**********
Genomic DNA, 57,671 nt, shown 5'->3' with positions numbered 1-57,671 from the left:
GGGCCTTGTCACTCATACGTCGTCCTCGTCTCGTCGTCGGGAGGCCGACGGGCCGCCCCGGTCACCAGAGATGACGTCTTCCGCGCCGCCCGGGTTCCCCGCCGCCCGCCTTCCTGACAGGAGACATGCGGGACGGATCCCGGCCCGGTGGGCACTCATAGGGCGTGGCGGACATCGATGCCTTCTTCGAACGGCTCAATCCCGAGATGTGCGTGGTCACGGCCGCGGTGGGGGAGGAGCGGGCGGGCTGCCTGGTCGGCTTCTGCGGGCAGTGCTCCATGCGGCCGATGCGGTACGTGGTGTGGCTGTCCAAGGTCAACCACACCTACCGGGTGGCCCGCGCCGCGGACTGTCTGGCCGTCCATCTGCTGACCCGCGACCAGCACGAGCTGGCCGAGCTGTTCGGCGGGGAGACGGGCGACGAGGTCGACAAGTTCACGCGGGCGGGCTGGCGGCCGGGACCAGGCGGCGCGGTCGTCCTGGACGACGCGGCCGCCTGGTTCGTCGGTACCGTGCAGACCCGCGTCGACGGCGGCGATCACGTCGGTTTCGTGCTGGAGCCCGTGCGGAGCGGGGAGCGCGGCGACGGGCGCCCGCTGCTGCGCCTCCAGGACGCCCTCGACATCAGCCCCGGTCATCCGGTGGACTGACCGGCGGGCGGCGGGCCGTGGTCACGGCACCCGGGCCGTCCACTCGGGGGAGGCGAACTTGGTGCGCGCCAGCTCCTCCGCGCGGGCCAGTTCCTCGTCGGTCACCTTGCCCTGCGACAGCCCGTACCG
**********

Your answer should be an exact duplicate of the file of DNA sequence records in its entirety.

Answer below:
Genomic DNA, 57,671 nt, shown 5'->3' with positions numbered 1-57,671 from the left:
GGGCCTTGTCACTCATACGTCGTCCTCGTCTCGTCGTCGGGAGGCCGACGGGCCGCCCCGGTCACCAGAGATGACGTCTTCCGCGCCGCCCGGGTTCCCCGCCGCCCGCCTTCCTGACAGGAGACATGCGGGACGGATCCCGGCCCGGTGGGCACTCATAGGGCGTGGCGGACATCGATGCCTTCTTCGAACGGCTCAATCCCGAGATGTGCGTGGTCACGGCCGCGGTGGGGGAGGAGCGGGCGGGCTGCCTGGTCGGCTTCTGCGGGCAGTGCTCCATGCGGCCGATGCGGTACGTGGTGTGGCTGTCCAAGGTCAACCACACCTACCGGGTGGCCCGCGCCGCGGACTGTCTGGCCGTCCATCTGCTGACCCGCGACCAGCACGAGCTGGCCGAGCTGTTCGGCGGGGAGACGGGCGACGAGGTCGACAAGTTCACGCGGGCGGGCTGGCGGCCGGGACCAGGCGGCGCGGTCGTCCTGGACGACGCGGCCGCCTGGTTCGTCGGTACCGTGCAGACCCGCGTCGACGGCGGCGATCACGTCGGTTTCGTGCTGGAGCCCGTGCGGAGCGGGGAGCGCGGCGACGGGCGCCCGCTGCTGCGCCTCCAGGACGCCCTCGACATCAGCCCCGGTCATCCGGTGGACTGACCGGCGGGCGGCGGGCCGTGGTCACGGCACCCGGGCCGTCCACTCGGGGGAGGCGAACTTGGTGCGCGCCAGCTCCTCCGCGCGGGCCAGTTCCTCGTCGGTCACCTTGCCCTGCGACAGCCCGTACCG